IBS thought to affect one in five people in UK


Irritable bowel syndrome (IBS) is thought to affect up to one in five people at some point in their life and awareness of the condition is being raised in the Nene Clinical Commissioning Group (Nene CCG) area as part of IBS Awareness Month which runs through April.

The symptoms for the condition vary between individuals and may affect some people more severely than others – the main symptoms tend to be bouts of stomach cramps, bloating, diarrhoea and/or constipation.  The condition usually develops when patients are aged between 20 and 30 years of age and it affects twice as many women as men.  Once diagnosed the condition is often life-long, although it may improve over several years.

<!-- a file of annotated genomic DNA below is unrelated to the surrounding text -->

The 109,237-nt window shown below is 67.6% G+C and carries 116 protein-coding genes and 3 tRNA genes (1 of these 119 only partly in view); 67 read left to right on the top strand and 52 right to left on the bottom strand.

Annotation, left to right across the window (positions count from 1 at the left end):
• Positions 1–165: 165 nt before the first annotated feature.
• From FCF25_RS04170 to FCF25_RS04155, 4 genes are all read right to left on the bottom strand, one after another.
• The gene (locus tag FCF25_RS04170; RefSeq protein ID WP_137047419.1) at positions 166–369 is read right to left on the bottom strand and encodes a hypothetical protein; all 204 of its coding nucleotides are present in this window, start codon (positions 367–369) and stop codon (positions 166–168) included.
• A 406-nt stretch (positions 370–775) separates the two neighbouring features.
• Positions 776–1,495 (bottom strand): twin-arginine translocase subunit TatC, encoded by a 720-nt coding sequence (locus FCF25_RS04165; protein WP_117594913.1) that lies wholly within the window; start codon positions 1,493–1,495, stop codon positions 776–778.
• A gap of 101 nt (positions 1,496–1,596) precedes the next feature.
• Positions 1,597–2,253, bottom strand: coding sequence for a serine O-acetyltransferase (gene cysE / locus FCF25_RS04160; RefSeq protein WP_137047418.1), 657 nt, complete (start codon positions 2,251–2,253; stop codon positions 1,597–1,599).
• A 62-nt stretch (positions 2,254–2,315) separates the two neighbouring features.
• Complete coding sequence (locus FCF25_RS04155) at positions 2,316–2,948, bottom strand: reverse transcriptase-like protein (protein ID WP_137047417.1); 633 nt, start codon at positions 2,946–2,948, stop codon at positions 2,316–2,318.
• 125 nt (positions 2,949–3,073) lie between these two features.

Nene CCG are asking patients if they think they may be suffering with IBS to contact their doctor who may be able to identify the condition based on the symptoms although blood tests may be needed to rule out other conditions.

IBS is unpredictable and patients may go for many months without a flare up. Suffering from the condition does not increase the chances of developing cancer of other bowel-related conditions.  More information can be found at www.nhs.uk

Dr Darin Seiger of Nene CCG said:

“Anyone who thinks they may be suffering from IBS should contact their GP.  The exact cause of the condition is unknown but is it thought to be related to increased sensitivity of the gut and problems digesting food.  These problems may mean that patients are more sensitive to aping from the gut which may result in constipation or diarrhoea, sometimes stress may also be a factor. 

Although there is no cure patients may find it helps to identify and avoid foods that trigger symptoms, alter the amount of fibre in their diet, exercise regularly and reduce stress levels.  In some cases it may be necessary to prescribe medication to treat individual symptoms”